If your furnace turns on, and off, and back on again in a seemingly endless loop, you’re experiencing short cycling. Essentially, short cycling occurs when the system cannot complete a full heating cycle. There’s no one cause of short cycling, but with some troubleshooting you can get to the bottom of the issue. Here are five reasons why your furnace might be short cycling, and what you can do about it.
Located on ceilings and walls throughout the home, an air filter serves two important purposes. One, to keep the HVAC system clean, and two, to keep airborne contaminants from polluting the air in your home. Air filters keep the HVAC system clean and free from dirt and dust through trapping these particles before they can reach the system. This allows the system to maintain its efficiency, saving you money on your energy bills in the process.
Dirty filters physically block warm air from entering your home. This means that your heater may be doing its job, but if your filters are dirty, the warm air won’t make it past the vents. All you have to do is replace your filters to restore the flow of warm air.
How often should you replace your filters? The answer depends on where your home is, how many people live there, and if you have any pets. A home with three dogs in an urban area is going to need its filters changed more often than a home with no pets in a rural area. The following can be used as general guidelines for filter replacement:
Along with the filters located in your home, your furnace uses a dedicated filter to prevent contaminants from invading the core of the system. Depending on your furnace model, you’ll find your filter either just inside the furnace or inside the return vent. Start by removing your current filter. You can use this to help you determine exactly what size and type of replacement filter you need. Once you have a replacement, use the arrows on the side of the filter to indicate which direction it should be installed. Installing a filter the wrong way can impede airflow, further compromising your furnace’s efficiency.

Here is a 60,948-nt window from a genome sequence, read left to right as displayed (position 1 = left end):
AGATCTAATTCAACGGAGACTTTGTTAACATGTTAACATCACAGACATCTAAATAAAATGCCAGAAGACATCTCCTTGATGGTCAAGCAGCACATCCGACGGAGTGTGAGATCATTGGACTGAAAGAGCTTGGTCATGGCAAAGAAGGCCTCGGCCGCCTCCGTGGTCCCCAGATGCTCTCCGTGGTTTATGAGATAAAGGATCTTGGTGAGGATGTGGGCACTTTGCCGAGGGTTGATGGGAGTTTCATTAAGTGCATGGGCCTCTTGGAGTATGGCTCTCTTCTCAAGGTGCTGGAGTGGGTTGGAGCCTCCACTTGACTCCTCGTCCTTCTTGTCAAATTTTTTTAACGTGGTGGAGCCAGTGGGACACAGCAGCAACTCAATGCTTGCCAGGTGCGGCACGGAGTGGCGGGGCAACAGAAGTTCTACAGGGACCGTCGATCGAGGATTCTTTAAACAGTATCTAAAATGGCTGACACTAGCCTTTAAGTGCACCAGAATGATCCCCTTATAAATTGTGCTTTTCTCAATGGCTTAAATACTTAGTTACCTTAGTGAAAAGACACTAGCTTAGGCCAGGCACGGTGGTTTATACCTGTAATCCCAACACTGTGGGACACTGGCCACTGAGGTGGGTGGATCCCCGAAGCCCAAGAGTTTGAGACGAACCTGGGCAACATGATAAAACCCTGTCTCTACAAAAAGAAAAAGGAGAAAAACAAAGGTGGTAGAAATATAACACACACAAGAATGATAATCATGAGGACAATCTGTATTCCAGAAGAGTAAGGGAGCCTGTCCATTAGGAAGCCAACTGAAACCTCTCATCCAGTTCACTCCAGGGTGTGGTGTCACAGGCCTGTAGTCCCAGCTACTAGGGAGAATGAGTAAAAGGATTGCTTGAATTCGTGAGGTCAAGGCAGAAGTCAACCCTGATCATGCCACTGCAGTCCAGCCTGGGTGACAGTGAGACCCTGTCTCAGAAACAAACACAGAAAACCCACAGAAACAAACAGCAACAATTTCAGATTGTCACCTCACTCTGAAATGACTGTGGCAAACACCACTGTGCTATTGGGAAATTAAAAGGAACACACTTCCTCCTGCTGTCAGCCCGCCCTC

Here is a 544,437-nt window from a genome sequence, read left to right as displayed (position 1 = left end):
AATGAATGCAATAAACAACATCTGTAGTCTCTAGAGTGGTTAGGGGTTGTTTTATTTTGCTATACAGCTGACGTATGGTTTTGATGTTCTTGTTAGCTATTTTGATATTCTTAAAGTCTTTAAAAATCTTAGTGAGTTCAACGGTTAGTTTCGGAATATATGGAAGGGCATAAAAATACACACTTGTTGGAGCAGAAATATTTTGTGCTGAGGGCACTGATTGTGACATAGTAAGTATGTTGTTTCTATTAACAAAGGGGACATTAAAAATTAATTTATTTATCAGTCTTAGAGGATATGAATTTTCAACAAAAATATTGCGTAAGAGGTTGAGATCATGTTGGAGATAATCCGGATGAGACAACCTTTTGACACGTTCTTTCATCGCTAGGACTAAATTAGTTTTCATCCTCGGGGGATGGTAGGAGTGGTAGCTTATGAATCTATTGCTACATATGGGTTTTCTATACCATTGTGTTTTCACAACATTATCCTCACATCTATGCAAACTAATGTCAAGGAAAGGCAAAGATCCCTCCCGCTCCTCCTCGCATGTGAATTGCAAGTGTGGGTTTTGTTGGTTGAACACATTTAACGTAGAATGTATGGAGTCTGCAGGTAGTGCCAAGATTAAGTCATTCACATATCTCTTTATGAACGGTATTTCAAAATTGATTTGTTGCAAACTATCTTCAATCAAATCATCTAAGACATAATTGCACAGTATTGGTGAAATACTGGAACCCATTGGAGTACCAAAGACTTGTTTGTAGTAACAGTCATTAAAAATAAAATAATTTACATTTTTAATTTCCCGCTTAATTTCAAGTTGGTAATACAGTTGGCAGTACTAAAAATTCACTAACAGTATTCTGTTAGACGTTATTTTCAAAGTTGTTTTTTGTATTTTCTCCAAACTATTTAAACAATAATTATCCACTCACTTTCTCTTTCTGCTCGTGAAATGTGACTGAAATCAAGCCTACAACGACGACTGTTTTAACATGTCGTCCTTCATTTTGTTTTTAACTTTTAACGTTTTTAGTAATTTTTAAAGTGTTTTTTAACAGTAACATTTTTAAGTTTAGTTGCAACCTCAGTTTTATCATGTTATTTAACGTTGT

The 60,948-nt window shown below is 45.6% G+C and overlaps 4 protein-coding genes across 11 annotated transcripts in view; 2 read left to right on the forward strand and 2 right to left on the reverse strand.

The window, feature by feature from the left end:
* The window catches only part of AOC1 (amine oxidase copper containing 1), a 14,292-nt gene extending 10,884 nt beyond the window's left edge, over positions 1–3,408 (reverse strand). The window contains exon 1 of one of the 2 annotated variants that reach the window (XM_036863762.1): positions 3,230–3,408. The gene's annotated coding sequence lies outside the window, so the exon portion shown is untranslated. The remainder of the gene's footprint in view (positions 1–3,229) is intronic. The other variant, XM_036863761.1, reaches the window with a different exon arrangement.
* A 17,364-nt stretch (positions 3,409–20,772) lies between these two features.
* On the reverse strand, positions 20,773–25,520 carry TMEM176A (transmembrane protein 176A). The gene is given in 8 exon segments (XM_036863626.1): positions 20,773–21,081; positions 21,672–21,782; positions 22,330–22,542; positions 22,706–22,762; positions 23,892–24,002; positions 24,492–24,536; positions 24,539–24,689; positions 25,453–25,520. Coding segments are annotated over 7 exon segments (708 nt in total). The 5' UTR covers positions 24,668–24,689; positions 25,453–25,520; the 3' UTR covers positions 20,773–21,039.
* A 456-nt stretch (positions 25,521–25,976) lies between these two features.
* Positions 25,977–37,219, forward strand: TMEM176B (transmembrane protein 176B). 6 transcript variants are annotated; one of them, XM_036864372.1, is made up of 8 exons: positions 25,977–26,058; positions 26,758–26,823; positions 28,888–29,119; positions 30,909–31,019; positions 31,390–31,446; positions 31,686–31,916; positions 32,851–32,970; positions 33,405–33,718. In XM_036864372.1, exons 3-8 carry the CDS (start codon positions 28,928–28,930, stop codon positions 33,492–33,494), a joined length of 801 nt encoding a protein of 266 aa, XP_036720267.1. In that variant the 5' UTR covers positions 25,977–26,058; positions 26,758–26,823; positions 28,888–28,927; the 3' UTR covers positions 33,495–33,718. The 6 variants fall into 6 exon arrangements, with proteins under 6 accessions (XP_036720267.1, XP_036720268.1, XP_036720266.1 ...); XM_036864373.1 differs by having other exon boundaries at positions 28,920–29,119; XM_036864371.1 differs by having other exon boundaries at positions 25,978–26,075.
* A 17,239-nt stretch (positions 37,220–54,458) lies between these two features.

While it’s common to only change a furnace filter once a year, you can keep your furnace running at its best by changing the filter more frequently. Make a habit of checking the filter every month or so to see if it’s ready to be replaced. You’ll know it’s time for a new filter if the current one appears visibly dirty or clogged with dusty debris.
Your furnace includes safety features that allow it to shut off when the system overheats. This automatic shutoff can be triggered by internal problems, such as a blocked heat register, malfunctioning blower motor, or a faulty limit switch. Work with an HVAC professional to diagnose the exact reason why your furnace may be overheating.
When it comes to furnaces, bigger isn’t always better. If your furnace is too large for your home, it will almost inevitably short cycle. This can lead to uneven heating and higher energy usage. If you suspect your furnace is too large for your home, replacing it with a system that is the correct size can save you money in the long run. Experienced HVAC professionals use specific metrics and measurements to ensure your furnace is the proper size for your home.